Skip to main content

Book Review of "Cause Marketing for Dummies" by Waters and MacDonald

In the December 1991 issue of Life magazine insurer Fireman’s Fund ran the image ad at the left that describes the insurer’s role in the restoration of Ellis Island. Read the body copy and conspicuous by its absence is any mention of Fireman’s Fund actually supporting the restoration financially.

That was 20 years ago… just eight years after American Express’s seminal cause marketing effort on behalf of the restoration of the neighboring Statue of Liberty… and a lot has changed. Life magazine still ran ads for cigarettes, for instance. Moreover, I submit to you that if Ellis Island were being restored in 2011 Fireman’s Fund would almost certainly make a financial donation to the effort that would be mentioned in the ad.

Joe Waters and Joanna MacDonald both started their careers in cause marketing in the early 1990s, (as did I). And in the process they and other pioneers of cause marketing have changed the way companies think about and communicate the ways that they benefit society, and that’s all for the good in my book.

Now these two veterans have penned their own book called Cause Marketing for Dummies that is a welcome addition to the cause marketing literature.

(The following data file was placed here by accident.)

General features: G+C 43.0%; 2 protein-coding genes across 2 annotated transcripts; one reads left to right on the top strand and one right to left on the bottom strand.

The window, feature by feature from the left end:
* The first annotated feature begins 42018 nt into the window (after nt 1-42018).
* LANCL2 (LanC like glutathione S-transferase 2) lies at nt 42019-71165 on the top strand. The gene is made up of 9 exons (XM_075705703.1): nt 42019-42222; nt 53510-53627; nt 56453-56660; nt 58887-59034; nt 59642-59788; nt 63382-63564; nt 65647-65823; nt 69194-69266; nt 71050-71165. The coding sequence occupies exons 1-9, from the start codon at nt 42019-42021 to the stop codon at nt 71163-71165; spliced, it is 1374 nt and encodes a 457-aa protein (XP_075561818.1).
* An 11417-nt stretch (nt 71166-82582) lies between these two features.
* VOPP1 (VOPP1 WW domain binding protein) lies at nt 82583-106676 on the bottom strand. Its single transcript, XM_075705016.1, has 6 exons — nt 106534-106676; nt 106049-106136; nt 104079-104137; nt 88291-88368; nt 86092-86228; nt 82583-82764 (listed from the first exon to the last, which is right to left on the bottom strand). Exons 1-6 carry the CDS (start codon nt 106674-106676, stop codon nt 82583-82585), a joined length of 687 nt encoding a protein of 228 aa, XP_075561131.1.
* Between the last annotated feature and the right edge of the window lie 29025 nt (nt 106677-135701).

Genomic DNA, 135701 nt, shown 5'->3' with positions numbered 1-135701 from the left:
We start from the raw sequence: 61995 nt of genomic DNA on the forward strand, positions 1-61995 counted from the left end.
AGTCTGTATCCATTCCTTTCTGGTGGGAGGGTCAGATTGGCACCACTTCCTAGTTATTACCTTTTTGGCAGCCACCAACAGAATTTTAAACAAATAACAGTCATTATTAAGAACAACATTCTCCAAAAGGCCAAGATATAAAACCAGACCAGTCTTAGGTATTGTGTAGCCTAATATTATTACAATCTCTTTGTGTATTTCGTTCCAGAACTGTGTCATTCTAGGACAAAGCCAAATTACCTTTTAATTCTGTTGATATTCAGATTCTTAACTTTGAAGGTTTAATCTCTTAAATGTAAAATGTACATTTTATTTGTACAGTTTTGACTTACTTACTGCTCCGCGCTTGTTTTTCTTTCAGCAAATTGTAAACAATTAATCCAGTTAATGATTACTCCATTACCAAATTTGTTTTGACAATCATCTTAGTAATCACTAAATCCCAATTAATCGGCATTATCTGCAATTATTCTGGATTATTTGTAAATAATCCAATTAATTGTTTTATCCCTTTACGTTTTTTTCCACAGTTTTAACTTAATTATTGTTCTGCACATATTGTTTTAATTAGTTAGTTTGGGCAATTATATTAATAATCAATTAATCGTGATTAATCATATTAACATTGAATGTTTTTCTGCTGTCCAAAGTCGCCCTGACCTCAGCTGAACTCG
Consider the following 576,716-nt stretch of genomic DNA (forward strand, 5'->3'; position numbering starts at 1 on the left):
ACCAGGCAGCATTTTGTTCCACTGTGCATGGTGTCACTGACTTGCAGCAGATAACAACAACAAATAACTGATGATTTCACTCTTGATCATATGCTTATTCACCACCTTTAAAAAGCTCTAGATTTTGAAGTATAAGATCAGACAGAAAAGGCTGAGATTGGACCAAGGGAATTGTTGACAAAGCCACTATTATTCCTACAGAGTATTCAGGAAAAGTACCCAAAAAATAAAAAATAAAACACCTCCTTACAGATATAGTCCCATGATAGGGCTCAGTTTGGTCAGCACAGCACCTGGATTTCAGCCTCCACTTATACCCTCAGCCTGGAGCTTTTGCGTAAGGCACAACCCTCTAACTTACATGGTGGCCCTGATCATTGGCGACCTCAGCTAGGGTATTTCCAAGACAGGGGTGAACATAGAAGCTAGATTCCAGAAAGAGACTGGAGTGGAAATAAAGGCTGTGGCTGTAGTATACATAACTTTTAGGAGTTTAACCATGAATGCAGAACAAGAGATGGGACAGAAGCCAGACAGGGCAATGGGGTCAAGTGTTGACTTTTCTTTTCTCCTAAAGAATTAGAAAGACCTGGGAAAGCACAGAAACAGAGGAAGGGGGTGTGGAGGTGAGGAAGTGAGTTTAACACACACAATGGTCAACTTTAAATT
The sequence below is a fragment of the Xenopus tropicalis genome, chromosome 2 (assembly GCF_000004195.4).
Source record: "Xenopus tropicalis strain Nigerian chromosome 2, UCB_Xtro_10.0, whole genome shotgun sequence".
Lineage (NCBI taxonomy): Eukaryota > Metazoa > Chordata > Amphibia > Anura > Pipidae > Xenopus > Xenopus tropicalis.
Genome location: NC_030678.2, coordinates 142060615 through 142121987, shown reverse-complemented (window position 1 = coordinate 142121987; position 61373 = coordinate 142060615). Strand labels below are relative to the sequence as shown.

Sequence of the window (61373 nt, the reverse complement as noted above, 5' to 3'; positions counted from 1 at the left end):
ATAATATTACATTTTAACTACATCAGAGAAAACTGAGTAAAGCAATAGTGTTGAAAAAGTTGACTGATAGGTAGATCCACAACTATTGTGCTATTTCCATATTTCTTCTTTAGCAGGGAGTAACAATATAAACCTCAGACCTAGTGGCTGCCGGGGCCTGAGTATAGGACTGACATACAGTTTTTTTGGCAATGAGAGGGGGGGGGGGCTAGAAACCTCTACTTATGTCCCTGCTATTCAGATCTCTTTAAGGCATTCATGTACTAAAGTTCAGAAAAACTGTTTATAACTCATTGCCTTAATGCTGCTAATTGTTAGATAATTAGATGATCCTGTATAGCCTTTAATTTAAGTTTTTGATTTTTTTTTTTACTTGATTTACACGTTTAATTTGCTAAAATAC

I’ll bet I’ve read 90% of the books written about cause marketing. The earliest ones were often stuffy or unreadable. A few were both. The first authors on the topic of cause marketing often tried too hard to persuade that the practice was both effective and acceptable to reasonable people.

By contrast, Cause Marketing for Dummies approaches the topic with the assumption that the case for cause marketing has mainly been made. That assumption allows Joe and Joanna to get refreshingly tactical in their book. Cause Marketing for Dummies is especially strong on the topics of paper icon campaigns (they refer to them as ‘pinups’) and on transactional cause marketing efforts.

Joe is also a social media geek of some standing and the book also shines on the burgeoning practice of location-based cause marketing and how cause marketers can use the breadth and depth of social media. Likewise the book benefits from Joe’s wonderful sense of humor. (Full disclosure: Joe and I are friends and he mentions as a resource in the book.)

Joe and Joanna should also be praised for their emphasis on the importance of selling in cause marketing. “Nothing happens until something gets sold,” the old saying goes, and Joe and Joanna tackle that topic head-on and apology-free with good suggestions and solid advice.

Cause Marketing for Dummies is not the perfect cause marketing book. It doesn’t substantively address the vital topic of cause marketing campaign activation, for instance.

But Cause Marketing for Dummies is eminently readable and chock-full of good counsel. My copy has a number of highlighted sections.

I heartily recommend Cause Marketing for Dummies to any of my readers. Especially anyone who doesn’t have the benefit of Joe and Joanna’s more than 35 years of collective experience in on-the-ground cause marketing.


Popular posts from this blog